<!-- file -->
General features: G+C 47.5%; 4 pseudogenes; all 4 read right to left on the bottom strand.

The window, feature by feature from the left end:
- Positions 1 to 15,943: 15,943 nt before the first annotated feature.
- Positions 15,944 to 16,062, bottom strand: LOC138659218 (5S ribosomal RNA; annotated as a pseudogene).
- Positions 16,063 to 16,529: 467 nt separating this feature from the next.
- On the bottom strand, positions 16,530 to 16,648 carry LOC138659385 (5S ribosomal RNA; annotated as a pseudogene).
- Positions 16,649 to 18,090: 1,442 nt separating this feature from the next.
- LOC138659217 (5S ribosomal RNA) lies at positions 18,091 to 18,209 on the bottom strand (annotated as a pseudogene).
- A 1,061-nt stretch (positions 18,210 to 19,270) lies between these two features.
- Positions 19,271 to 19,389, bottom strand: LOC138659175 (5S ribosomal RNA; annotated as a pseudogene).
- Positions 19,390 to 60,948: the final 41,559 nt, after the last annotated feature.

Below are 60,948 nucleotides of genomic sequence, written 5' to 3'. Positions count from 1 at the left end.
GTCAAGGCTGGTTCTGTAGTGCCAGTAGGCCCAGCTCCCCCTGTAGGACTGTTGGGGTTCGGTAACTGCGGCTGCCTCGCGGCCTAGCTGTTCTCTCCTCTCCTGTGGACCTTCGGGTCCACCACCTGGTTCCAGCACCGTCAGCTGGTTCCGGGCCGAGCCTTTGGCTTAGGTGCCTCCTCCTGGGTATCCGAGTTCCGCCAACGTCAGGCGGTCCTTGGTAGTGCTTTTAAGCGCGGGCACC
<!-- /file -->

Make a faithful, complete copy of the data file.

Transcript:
General features: G+C 47.5%; 4 pseudogenes; all 4 read right to left on the bottom strand.

The window, feature by feature from the left end:
- Positions 1 to 15,943: 15,943 nt before the first annotated feature.
- Positions 15,944 to 16,062, bottom strand: LOC138659218 (5S ribosomal RNA; annotated as a pseudogene).
- Positions 16,063 to 16,529: 467 nt separating this feature from the next.
- On the bottom strand, positions 16,530 to 16,648 carry LOC138659385 (5S ribosomal RNA; annotated as a pseudogene).
- Positions 16,649 to 18,090: 1,442 nt separating this feature from the next.
- LOC138659217 (5S ribosomal RNA) lies at positions 18,091 to 18,209 on the bottom strand (annotated as a pseudogene).
- A 1,061-nt stretch (positions 18,210 to 19,270) lies between these two features.
- Positions 19,271 to 19,389, bottom strand: LOC138659175 (5S ribosomal RNA; annotated as a pseudogene).
- Positions 19,390 to 60,948: the final 41,559 nt, after the last annotated feature.

Below are 60,948 nucleotides of genomic sequence, written 5' to 3'. Positions count from 1 at the left end.
GTCAAGGCTGGTTCTGTAGTGCCAGTAGGCCCAGCTCCCCCTGTAGGACTGTTGGGGTTCGGTAACTGCGGCTGCCTCGCGGCCTAGCTGTTCTCTCCTCTCCTGTGGACCTTCGGGTCCACCACCTGGTTCCAGCACCGTCAGCTGGTTCCGGGCCGAGCCTTTGGCTTAGGTGCCTCCTCCTGGGTATCCGAGTTCCGCCAACGTCAGGCGGTCCTTGGTAGTGCTTTTAAGCGCGGGCACC